The appearance of an XMLterm window is controlled using CSS rules. The default CSS settings mimic a plain text terminal like an Xterm. Figure 1 shows an XMLterm screenshot with the default setting. Note the textual command prompt, followed by the command xls, which is an XML-aware version of the Unix ls command. (The ls command lists the contents of a directory, like the dir command in MS-DOS.)

Figure 1 - Directory listing, with Icons style off

Figure 1 - Directory listing, with Icons style off

The user can interactively change the XMLterm Icons style setting, using the select box shown at the top of Figure 1. When the user turns on the Icons style setting, the display changes to that shown in Figure 2.

Figure 2 - Directory listing, with Icons style on

Figure 2 - Directory listing, with Icons style on

The textual prompt has been replaced by an iconic prompt, and there is a file icon displayed above each filename in the directory listing. The file icon is clickable, as in a GUI. The user now has a choice of viewing/opening a file either by clicking on the file icon using the mouse, or by typing the appropriate shell command using the keyboard. Indeed, when the user clicks on the mozilla2.gif file icon, the GIF image is displayed using the xcat command, as shown in Figure 3. (The xcat command is an XML-aware version of the Unix cat command, which is used to view files.)


Figure 3 - Viewing an image in XMLterm

An XMLterm user can choose to activate or deactivate the GUI features by altering the style sheet interactively. A recurring discussion topic in various public forums is "CLI vs. GUI," i.e., arguments over whether the CLI or the GUI is inherently superior. In the context of XMLterm, these disagreements simply become matters of style rather than substance!

Altering Styles Interactively

In this section we describe how XMLterm alters styles globally, an important feature of any semantic UI. In Mozilla, the following JavaScript function is used to dynamically alter the style sheet:

function AlterStyle(ruleName, propertyName, propertyValue) {
  var sheet = document.styleSheets[0];
  var r;
  for (r = 0; r < sheet.cssrules.length; r++) {
    if (sheet.cssrules[r].selectortext == rulename) {
      var style = sheet.cssrules[r].style;
      style.setproperty(propertyname,propertyvalue,"");
    }
  }
}

The above function uses the document object model (DOM) API, Level 2, which is partially supported by Mozilla.

The xls command outputs an HTML table element, with a cell entry for each filename and icon. The HTML fragment used to display the filename mozilla2.gif in the directory listing shown in Figure 1 has the following form:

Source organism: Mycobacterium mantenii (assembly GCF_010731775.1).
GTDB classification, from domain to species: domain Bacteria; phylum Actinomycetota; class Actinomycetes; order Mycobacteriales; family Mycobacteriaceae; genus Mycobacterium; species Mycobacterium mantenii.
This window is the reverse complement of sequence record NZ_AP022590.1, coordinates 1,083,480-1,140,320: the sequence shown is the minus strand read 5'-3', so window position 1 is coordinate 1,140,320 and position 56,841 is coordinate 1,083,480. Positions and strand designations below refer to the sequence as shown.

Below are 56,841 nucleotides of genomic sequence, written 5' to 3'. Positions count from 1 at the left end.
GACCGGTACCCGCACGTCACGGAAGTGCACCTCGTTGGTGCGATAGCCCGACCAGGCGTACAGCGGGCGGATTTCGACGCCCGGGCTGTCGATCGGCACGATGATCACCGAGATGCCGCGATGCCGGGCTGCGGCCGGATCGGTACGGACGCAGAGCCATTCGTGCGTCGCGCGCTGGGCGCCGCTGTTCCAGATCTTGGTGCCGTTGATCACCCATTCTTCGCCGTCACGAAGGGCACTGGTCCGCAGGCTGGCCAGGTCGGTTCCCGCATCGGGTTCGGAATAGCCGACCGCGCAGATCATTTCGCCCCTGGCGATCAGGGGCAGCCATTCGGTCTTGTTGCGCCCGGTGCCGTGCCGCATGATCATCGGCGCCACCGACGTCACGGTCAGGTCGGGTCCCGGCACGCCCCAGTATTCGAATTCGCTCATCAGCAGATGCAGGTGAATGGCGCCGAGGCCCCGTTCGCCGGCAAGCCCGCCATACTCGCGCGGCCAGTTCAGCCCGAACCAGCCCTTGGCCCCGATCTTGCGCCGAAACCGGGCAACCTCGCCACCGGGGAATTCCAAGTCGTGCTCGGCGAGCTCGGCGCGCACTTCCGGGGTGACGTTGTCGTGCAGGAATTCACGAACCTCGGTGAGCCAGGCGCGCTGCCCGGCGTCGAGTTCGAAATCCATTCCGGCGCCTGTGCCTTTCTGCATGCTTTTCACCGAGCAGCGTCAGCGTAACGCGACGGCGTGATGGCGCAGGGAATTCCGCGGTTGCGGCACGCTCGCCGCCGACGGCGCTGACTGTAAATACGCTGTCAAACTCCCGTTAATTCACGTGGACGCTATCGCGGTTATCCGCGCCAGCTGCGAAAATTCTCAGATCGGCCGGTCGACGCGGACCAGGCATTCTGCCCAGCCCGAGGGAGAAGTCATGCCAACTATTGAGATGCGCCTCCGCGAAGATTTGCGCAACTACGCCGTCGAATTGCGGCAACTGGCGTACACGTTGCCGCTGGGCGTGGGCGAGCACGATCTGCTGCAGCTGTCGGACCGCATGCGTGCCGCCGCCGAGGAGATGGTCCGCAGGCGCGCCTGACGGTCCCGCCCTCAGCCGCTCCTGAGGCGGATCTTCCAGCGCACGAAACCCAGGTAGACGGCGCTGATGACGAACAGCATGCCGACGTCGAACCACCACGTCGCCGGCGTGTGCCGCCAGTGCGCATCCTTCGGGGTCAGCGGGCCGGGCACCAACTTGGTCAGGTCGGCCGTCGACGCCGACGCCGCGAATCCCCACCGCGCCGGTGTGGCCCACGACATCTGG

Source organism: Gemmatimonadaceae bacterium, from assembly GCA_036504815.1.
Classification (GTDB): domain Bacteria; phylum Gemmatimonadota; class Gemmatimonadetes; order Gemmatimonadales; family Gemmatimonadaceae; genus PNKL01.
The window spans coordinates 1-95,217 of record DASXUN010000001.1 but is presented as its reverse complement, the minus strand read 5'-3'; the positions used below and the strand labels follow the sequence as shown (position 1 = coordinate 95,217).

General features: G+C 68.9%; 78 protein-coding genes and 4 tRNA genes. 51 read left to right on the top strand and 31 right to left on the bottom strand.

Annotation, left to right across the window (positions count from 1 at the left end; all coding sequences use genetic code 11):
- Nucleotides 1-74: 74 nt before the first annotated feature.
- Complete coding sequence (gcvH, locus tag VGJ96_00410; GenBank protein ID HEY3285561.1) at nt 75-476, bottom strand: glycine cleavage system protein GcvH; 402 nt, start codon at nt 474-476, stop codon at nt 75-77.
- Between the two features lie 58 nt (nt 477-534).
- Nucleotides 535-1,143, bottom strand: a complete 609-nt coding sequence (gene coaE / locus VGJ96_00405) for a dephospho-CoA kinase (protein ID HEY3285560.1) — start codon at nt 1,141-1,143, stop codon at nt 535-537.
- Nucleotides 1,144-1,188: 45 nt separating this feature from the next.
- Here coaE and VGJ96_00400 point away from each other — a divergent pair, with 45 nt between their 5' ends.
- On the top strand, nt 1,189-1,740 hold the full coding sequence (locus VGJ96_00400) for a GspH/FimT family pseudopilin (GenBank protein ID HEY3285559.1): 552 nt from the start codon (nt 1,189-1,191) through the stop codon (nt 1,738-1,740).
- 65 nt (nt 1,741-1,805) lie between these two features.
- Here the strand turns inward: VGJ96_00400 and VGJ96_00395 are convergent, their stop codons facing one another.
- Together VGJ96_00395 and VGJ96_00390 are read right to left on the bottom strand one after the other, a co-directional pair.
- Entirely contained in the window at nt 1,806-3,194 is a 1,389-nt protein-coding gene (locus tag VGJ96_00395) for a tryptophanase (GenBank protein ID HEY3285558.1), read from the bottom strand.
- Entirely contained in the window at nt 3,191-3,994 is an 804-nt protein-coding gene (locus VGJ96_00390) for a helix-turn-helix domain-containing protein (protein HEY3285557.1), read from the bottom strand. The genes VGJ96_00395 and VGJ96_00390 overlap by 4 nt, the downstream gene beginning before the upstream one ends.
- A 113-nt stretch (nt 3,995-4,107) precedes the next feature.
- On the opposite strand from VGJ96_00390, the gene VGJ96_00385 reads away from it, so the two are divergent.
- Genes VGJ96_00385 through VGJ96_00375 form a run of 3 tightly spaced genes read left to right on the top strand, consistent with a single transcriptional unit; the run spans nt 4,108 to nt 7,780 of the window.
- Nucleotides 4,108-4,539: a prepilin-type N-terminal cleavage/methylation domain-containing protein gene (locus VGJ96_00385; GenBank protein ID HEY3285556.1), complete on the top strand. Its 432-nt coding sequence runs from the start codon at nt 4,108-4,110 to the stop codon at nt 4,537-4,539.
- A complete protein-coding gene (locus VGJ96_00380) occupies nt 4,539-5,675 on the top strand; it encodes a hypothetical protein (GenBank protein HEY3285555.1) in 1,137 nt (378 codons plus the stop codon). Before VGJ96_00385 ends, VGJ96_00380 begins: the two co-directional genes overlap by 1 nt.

<TABLE frame="none" border="0">
   <TR class="icons">
     <TD>
       <IMG height="48" width="48" src="file:///home/user/mozilla2.gif"
               onclick="return HandleEvent(event,'click',
                        'xcat',-3,'mozilla2.gif','/home/user/')">
     </TD>
     ...
   </TR>
 
   <TR>
     <TD>
       <SPAN onclick="return HandleEvent(event,'click',
                         'xcat',-3,'mozilla2.gif','/home/user/')">
        mozilla2.gif</SPAN>
     </TD>
     ...
   </TR>
  ...
</TABLE>

Note the onClick event handlers associated with the icon and the filename. These event handlers execute a JavaScript function that generates a shell command to open/view the file when the user clicks on the file icon or the filename.

The default CSS rule for displaying the above HTML fragment is:

    TR.icons {display: none}

This hides the icon display, as seen in Figure 1.

When the user turns on the Icons style setting, the following JavaScript function call is executed:

    AlterStyle("TR.icons", "display", "table-row");

This interactively changes the CSS rule to expose the icons associated with the filenames, as seen in Figure 2:

    TR.icons {display: table-row}

Voila! The CLI has become a GUI!

In addition to the Icons style setting, XMLterm also has a User Level style setting. This allows additional help information to be displayed for novice users, while being hidden from advanced users.

A Web Application: XML-RPC Help Client

To get a better feel for the XMLterm interface, let us build a simple web-based application that runs under XMLterm: an XML-RPC client that lists the names of all the RPC methods available on a remote server. (XML-RPC is a protocol for remote procedure calling using HTTP as the transport and XML as the encoding.) We would also like the XML-RPC client to allow the user to click on a method among those listed, causing help information to be displayed for that method. To test this client, we shall use a public XML-RPC server located at <http://xmlrpc.usefulinc.com/demo/server.php>. This server happens to support a method named system.listMethods(), which returns a string array containing all the method names it knows about. It also supports another method, system.methodHelp(string), which returns a string containing help information associated with a particular method name.